Mining of Electronics describes the recycling and extraction process of precious and noble metals from end-of-life electronic devices. We have seen a growing volume of electrical and electronic waste, which contains deposits 40 to 50 times richer than ores mined from the ground. Currently around 30% of the yearly supply of gold stems from recycling. In phones for example you can find around 0.2g of gold, which has a monetary value of currently around 7€. Most of the gold can be found in the SIM card, the motherboard and on the back of the LCD screen. Electronic waste has commonly been shipped to less developed parts of the world where the mining is carried out manually. Now the market has become so profitable that for example Apple has developed ‘Liam’, robotic units solely devoted to disassembling phones, recovering almost a ton of gold in 2015, worth around 32 million Euro.

The Dental Precious Metal Scrap industry is not very well known. Even though the use of precious metals has been decreasing in recent years, lots of restorations with metal have now reached their life expectancy and need a replacement.

Robotic Massage Chairs attempt to replicate techniques used by massage professionals through mechanical machinery. First introduced to the market in 1954 by family Fujiryoki in Japan, they promise to relieve back pain, tension and muscle aches by increasing the circulation of oxygen, stimulating the lymphatic system, releasing endorphins and softening strained muscles. Produced mainly in China and Japan, surveys suggest that around 20% of Japanese families own their own robotic massage chair. Massage therapy history dates back thousands of years to ancient cultures that believed in its medical benefits. Several ancient writings have references to some form of massage. The first known text on this subject is called “The Yellow Emperor’s Classic Book of Internal Medicine” and is from China, dating 2700 BC.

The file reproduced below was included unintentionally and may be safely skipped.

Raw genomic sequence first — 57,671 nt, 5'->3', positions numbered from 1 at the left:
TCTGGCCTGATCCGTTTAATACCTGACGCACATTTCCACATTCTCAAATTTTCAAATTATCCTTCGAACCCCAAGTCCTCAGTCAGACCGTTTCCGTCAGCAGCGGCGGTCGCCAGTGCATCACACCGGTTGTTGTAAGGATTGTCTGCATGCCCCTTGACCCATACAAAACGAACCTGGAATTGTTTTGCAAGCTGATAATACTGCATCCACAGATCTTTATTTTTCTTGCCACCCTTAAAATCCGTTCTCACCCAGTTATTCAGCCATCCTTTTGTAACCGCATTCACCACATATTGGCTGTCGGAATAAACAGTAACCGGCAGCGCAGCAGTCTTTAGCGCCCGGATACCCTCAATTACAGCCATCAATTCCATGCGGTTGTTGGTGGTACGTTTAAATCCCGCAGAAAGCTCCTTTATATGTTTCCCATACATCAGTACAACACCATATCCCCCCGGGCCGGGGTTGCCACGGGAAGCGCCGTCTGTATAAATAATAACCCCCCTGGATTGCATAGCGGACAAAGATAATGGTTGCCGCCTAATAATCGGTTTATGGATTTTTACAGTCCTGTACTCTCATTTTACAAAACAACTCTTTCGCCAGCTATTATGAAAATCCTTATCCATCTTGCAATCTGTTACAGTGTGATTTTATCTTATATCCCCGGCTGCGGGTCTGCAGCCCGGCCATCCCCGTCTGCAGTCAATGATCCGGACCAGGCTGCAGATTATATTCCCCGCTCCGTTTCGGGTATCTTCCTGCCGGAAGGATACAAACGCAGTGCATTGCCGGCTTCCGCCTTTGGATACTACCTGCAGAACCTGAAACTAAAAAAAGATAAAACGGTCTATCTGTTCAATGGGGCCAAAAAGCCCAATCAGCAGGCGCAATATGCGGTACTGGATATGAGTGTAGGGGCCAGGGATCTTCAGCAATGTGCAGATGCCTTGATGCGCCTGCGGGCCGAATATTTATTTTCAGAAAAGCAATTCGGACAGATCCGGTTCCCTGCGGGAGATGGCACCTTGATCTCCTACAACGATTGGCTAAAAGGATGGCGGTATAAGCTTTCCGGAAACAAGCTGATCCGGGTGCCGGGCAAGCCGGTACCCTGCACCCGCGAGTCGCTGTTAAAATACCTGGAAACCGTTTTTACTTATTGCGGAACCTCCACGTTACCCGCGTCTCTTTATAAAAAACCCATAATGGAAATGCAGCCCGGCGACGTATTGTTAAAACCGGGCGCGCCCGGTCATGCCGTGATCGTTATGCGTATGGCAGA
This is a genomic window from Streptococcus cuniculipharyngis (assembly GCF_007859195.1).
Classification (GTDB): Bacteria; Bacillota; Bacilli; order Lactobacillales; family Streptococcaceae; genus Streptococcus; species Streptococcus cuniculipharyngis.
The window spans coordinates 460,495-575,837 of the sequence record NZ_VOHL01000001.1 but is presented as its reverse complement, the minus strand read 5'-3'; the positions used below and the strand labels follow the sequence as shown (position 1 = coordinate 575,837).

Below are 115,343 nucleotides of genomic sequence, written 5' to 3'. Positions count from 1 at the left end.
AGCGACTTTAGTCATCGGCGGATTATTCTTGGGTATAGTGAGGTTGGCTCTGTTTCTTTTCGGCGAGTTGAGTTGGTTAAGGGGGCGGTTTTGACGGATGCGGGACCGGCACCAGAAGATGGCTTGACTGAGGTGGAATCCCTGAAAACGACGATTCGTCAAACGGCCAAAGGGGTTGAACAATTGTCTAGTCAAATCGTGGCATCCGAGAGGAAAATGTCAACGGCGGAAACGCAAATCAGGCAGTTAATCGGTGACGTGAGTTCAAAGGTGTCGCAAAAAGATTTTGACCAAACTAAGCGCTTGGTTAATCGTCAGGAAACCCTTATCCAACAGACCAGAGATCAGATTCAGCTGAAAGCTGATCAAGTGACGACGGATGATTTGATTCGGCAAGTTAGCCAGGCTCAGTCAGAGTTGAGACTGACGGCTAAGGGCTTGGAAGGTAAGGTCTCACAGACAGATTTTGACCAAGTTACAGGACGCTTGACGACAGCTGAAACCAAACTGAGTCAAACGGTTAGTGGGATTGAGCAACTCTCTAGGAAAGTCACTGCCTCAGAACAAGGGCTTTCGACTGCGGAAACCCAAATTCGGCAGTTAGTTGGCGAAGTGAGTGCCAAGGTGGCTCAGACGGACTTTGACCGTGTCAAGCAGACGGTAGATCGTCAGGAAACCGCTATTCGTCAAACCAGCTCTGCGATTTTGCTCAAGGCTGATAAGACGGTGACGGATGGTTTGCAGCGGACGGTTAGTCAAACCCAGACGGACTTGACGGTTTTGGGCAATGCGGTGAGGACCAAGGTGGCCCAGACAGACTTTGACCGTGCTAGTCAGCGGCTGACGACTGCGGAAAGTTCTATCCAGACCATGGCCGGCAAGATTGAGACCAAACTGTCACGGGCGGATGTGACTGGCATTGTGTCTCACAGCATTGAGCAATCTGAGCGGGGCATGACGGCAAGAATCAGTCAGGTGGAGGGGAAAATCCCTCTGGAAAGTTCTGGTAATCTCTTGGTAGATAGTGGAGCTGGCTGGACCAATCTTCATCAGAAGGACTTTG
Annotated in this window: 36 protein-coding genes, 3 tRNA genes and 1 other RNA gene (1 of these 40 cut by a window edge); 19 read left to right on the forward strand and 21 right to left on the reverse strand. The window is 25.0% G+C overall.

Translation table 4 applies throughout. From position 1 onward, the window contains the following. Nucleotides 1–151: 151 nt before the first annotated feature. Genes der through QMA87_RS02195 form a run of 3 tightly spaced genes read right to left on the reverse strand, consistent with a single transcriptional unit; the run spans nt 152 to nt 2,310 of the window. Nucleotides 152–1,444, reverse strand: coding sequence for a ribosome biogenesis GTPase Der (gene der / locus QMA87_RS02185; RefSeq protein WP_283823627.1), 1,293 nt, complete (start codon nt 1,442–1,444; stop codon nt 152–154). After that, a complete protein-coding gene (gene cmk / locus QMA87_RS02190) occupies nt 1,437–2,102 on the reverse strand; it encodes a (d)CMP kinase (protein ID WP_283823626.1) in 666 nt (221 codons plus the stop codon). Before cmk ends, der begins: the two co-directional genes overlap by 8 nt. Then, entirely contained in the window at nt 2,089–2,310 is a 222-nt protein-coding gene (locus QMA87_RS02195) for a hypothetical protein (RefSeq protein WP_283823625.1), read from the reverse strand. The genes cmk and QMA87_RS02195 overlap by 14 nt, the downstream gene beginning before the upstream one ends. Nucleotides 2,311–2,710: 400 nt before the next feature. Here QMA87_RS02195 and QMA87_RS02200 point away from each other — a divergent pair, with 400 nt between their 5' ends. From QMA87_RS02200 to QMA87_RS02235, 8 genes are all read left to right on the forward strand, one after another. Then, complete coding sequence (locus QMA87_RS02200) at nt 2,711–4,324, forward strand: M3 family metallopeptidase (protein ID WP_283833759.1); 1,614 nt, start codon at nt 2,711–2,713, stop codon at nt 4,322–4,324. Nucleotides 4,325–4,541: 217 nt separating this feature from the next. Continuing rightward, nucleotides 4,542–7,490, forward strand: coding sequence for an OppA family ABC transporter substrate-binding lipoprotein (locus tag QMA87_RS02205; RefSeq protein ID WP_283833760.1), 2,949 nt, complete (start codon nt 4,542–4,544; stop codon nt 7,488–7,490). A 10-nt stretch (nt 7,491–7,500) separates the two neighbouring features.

Thonet is an Austrian/German furniture manufacturer founded in 1819. Thonet gained fame due to their design of bentwood furniture, for which they developed the first industrial-scale production. Their most famous model is chair number 14, also known as the Viennese Coffee House Chair - the 19th century clientele was fascinated with the reduced aesthetics, made possible by newly developed techniques to bend massive and rigid wood into organic shapes. The elegantly curved chairs were described as ‘sculptural’ and fascinated architects such as Le Corbusier or Otto Wagner. Several Thonet models went down as icons in design history.

Curvaceous is, according to the Urban Dictionary, a term commonly used to describe a well-formed female figure with a voluptuous body, typically weighing between 50-75kg, usually with broad hips and ample buttocks. The term is especially popular in hip-hop culture, used to categorize men’s preferences in women.

Coco Fesse also known as coco de mer, love nut or double coconut belongs to an endangered species of palm trees found in the Seychelles. The mature fruit is 40-50cm in diameter, weighs 15-30kg and contains the largest seed in the plant kingdom. It used to be an important trade item and European nobles in the 16th century would have the nuts polished and decorated with valuable jewels. Its suggestive form resembling female buttocks on one side and belly and thighs on the other, has made it a sought after collectible. It is also the source of many legends and allegedly an aphrodisiac, resulting in illegal harvesting further reducing its own fertility. Their exploitation continues until today, mostly due to tourism, transforming the, literally and figuratively speaking, bearer of fertility into a mere depiction of itself.